The Multiple Myeloma Research Foundation (MMRF) and Dana-Farber Cancer Institute jointly announced a pioneering research collaboration in smoldering myeloma (SMM), a precursor disease to multiple myeloma. Combining the strengths of the MMRF, a leader in multiple myeloma data generation, and Dana-Farber, a leader in SMM research, the initiative aims to revolutionize how SMM patients are treated. The ultimate goal is to identify markers of high-risk SMM and develop new treatment strategies that could delay or prevent progression to active multiple myeloma.
“Recent research efforts driven by the MMRF and our partners have identified potential genomic and immune markers that may drive myeloma risk and progression,” said Daniel Auclair, Ph.D., Chief Scientific Officer of the MMRF. “This collaboration with Dana-Farber will accelerate and enhance our knowledge of risk factors, allowing us to more precisely identify those patients at higher risk of progression to active disease, and laying the groundwork for future transformative, and possibly curative, clinical trials.”
Through this MMRF-funded initiative, 500 SMM patients enrolled in Dana-Farber’s PROMISE or PCROWD studies will now have the opportunity to join the MMRF CureCloud study (https://mmrfcurecloud.org/patients) and donate their blood samples and medical records. Dana-Farber initiated the PCROWD (https://www.enroll.pcrowd.org) and PROMISE (https://www.enroll.promisestudy.org) studies to actively screen for and study patients with myeloma precursor diseases to help define how disease progression occurs and develop therapies to prevent it.CureCloud is a first-of-its-kind, direct-to-patient research initiative to create a massive hub of genomic and clinical data in myeloma that includes a first-of-its-kind in-home genomic test using a liquid biopsy (blood sample), producing results that are returned directly to patients and their physicians.
Participating patients will have their myeloma DNA sequenced in the CureCloud’s MM-70 genomic sequencing test and share data from their electronic health records (EHR). Dr. Auclair will present the MM-70 liquid biopsy assay at this year’s virtual American Society of Hematology (ASH) Annual Meeting. These data will be linked with each patient’s whole-genome and whole-exome sequencing data, circulating tumor cell data, and single-cell RNA sequencing data from both tumor and immune cells, forming the most complete picture of SMM ever assembled. All patient data will be de-identified and securely stored in the CureCloud database.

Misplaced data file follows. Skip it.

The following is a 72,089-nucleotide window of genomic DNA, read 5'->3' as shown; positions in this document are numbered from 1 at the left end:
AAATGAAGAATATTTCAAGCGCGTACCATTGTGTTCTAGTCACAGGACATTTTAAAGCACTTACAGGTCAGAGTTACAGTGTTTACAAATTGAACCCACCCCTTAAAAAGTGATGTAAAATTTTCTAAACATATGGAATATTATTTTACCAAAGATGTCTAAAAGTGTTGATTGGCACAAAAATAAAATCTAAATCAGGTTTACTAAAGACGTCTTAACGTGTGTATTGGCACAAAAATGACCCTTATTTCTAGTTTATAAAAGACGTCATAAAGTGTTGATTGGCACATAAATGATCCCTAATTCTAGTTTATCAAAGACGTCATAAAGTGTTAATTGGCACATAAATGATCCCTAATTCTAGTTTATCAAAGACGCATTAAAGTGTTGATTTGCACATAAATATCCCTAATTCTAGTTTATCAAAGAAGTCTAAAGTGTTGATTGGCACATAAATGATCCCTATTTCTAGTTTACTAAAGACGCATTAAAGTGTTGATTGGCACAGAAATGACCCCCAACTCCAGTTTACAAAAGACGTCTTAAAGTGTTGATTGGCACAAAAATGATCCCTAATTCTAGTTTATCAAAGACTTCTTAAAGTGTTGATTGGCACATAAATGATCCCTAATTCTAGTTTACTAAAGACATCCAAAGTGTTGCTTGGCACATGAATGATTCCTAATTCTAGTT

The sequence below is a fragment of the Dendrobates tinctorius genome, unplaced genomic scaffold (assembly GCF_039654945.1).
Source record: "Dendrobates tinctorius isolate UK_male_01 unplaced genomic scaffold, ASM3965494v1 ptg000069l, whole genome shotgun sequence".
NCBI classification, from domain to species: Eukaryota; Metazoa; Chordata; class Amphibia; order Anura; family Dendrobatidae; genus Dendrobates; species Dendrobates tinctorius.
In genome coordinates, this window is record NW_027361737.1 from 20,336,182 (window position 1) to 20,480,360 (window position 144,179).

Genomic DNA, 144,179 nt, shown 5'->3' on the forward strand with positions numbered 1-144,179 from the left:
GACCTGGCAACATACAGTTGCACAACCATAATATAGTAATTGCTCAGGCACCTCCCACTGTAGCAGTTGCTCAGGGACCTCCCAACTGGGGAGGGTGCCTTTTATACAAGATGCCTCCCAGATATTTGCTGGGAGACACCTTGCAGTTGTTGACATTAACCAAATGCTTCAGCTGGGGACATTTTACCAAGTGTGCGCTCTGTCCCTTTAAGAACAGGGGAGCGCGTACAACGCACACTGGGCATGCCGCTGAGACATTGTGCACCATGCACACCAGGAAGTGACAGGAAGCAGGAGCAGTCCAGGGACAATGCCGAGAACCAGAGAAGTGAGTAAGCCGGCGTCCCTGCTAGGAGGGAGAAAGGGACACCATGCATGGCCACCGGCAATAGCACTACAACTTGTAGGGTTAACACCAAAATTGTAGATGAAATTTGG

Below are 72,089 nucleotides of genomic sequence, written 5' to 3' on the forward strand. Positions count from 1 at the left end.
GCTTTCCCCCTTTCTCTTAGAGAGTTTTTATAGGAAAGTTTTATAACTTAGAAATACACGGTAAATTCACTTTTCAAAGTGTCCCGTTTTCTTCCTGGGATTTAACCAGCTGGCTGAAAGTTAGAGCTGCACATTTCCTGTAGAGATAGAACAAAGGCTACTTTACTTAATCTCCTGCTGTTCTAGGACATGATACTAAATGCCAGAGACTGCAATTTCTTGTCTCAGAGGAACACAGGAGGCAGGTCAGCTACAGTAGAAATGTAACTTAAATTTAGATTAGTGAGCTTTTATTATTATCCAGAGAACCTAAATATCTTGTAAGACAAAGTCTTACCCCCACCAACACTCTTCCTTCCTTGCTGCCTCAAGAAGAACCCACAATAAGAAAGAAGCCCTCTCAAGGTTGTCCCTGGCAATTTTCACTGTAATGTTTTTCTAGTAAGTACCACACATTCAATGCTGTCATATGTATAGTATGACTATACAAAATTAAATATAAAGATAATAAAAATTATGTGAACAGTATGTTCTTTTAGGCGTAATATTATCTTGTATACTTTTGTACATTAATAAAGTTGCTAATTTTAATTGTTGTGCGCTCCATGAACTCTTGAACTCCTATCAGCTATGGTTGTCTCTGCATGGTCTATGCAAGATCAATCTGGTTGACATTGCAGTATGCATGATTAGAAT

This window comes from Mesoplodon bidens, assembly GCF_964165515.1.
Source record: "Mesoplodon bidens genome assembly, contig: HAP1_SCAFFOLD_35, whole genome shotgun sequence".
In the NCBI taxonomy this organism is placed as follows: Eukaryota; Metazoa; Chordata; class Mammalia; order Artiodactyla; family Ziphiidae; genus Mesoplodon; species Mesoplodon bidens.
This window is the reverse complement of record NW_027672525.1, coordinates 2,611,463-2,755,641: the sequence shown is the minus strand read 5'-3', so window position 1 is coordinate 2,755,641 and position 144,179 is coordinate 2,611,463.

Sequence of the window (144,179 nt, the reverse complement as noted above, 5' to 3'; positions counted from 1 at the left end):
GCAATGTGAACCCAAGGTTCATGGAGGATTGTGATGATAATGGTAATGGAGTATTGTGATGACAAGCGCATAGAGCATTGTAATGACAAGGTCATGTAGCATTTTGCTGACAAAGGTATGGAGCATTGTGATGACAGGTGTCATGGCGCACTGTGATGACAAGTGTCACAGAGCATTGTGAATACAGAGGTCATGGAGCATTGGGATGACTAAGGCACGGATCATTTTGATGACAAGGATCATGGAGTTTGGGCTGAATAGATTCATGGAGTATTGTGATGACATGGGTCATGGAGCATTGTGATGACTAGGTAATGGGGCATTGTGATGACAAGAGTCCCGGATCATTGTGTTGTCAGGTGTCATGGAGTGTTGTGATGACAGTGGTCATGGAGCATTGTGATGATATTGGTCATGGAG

Currently, the rate of progression from SMM to multiple myeloma is 10% per year, but some patients have a higher risk of rapid progression based on risk factors such as the presence of certain genomic abnormalities. While the current standard of care for SMM is to “watch and wait” until patients progress before providing treatment, recent clinical trials show that treating high-risk SMM patients can result in an increased time to progression from SMM to active multiple myeloma, giving patients more time before developing symptoms.
“This revolutionary collaboration with the MMRF will enable us to build the most comprehensive data set for smoldering multiple myeloma,” said Irene Ghobrial, MD, Director of the Clinical Investigator Research Program at Dana-Farber and a Principal Investigator of the PROMISE and PCROWD studies. “Additionally, patients who participate will receive their genomic test results, which may be helpful in determining their risk of progression to active myeloma and identifying future clinical trials.”
The MMRF has led research efforts to identify genomic and immune markers of high-risk multiple myeloma via their CoMMpass Study, a longitudinal observational study which follows over 1,100 myeloma patients from diagnosis over at least eight years of their disease course, gathering molecular, immune, and clinical data. This study, which is among the largest genomics data sets of any cancer, has led to more than 100 peer-reviewed abstracts and publications. The MMRF and Dana-Farber have led more recent efforts in the area of myeloma prevention in collaboration with the Perelman Family Foundation and several leading myeloma academic centers, resulting in discoveries around genomic markers of risk in precursor conditions such as SMM and MGUS (Monoclonal Gammopathy of Undetermined Significance), as well as potentially even earlier genomic predictors such as CHIP (Clonal Hematopoiesis of Indeterminate Potential).
Source – BusinessWire